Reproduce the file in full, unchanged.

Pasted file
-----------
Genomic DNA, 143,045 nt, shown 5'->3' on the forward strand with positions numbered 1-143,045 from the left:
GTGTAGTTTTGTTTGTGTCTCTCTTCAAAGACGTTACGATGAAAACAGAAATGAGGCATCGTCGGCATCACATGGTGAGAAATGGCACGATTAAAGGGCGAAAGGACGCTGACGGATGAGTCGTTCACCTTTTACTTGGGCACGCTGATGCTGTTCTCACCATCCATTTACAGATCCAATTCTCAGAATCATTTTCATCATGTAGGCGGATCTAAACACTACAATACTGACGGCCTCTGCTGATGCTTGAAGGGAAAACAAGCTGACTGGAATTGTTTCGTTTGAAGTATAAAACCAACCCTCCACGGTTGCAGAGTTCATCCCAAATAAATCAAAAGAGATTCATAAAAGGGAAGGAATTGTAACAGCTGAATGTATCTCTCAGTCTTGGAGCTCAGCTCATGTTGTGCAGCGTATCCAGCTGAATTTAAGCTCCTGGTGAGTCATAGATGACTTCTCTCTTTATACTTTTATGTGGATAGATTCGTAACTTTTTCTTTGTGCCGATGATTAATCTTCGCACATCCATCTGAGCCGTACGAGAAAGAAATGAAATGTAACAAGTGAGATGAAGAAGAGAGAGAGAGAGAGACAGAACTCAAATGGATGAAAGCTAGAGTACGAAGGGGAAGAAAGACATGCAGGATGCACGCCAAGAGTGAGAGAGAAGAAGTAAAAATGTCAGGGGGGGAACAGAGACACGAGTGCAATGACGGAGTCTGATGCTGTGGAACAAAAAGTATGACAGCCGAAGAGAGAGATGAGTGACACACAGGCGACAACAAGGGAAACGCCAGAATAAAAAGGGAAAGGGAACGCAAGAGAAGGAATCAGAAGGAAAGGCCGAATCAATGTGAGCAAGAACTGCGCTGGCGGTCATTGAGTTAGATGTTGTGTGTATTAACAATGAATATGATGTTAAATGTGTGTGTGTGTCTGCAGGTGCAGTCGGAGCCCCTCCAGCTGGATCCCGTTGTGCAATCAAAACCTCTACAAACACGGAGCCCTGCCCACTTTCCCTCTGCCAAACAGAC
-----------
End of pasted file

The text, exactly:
Genomic DNA, 143,045 nt, shown 5'->3' on the forward strand with positions numbered 1-143,045 from the left:
GTGTAGTTTTGTTTGTGTCTCTCTTCAAAGACGTTACGATGAAAACAGAAATGAGGCATCGTCGGCATCACATGGTGAGAAATGGCACGATTAAAGGGCGAAAGGACGCTGACGGATGAGTCGTTCACCTTTTACTTGGGCACGCTGATGCTGTTCTCACCATCCATTTACAGATCCAATTCTCAGAATCATTTTCATCATGTAGGCGGATCTAAACACTACAATACTGACGGCCTCTGCTGATGCTTGAAGGGAAAACAAGCTGACTGGAATTGTTTCGTTTGAAGTATAAAACCAACCCTCCACGGTTGCAGAGTTCATCCCAAATAAATCAAAAGAGATTCATAAAAGGGAAGGAATTGTAACAGCTGAATGTATCTCTCAGTCTTGGAGCTCAGCTCATGTTGTGCAGCGTATCCAGCTGAATTTAAGCTCCTGGTGAGTCATAGATGACTTCTCTCTTTATACTTTTATGTGGATAGATTCGTAACTTTTTCTTTGTGCCGATGATTAATCTTCGCACATCCATCTGAGCCGTACGAGAAAGAAATGAAATGTAACAAGTGAGATGAAGAAGAGAGAGAGAGAGAGACAGAACTCAAATGGATGAAAGCTAGAGTACGAAGGGGAAGAAAGACATGCAGGATGCACGCCAAGAGTGAGAGAGAAGAAGTAAAAATGTCAGGGGGGGAACAGAGACACGAGTGCAATGACGGAGTCTGATGCTGTGGAACAAAAAGTATGACAGCCGAAGAGAGAGATGAGTGACACACAGGCGACAACAAGGGAAACGCCAGAATAAAAAGGGAAAGGGAACGCAAGAGAAGGAATCAGAAGGAAAGGCCGAATCAATGTGAGCAAGAACTGCGCTGGCGGTCATTGAGTTAGATGTTGTGTGTATTAACAATGAATATGATGTTAAATGTGTGTGTGTGTCTGCAGGTGCAGTCGGAGCCCCTCCAGCTGGATCCCGTTGTGCAATCAAAACCTCTACAAACACGGAGCCCTGCCCACTTTCCCTCTGCCAAACAGAC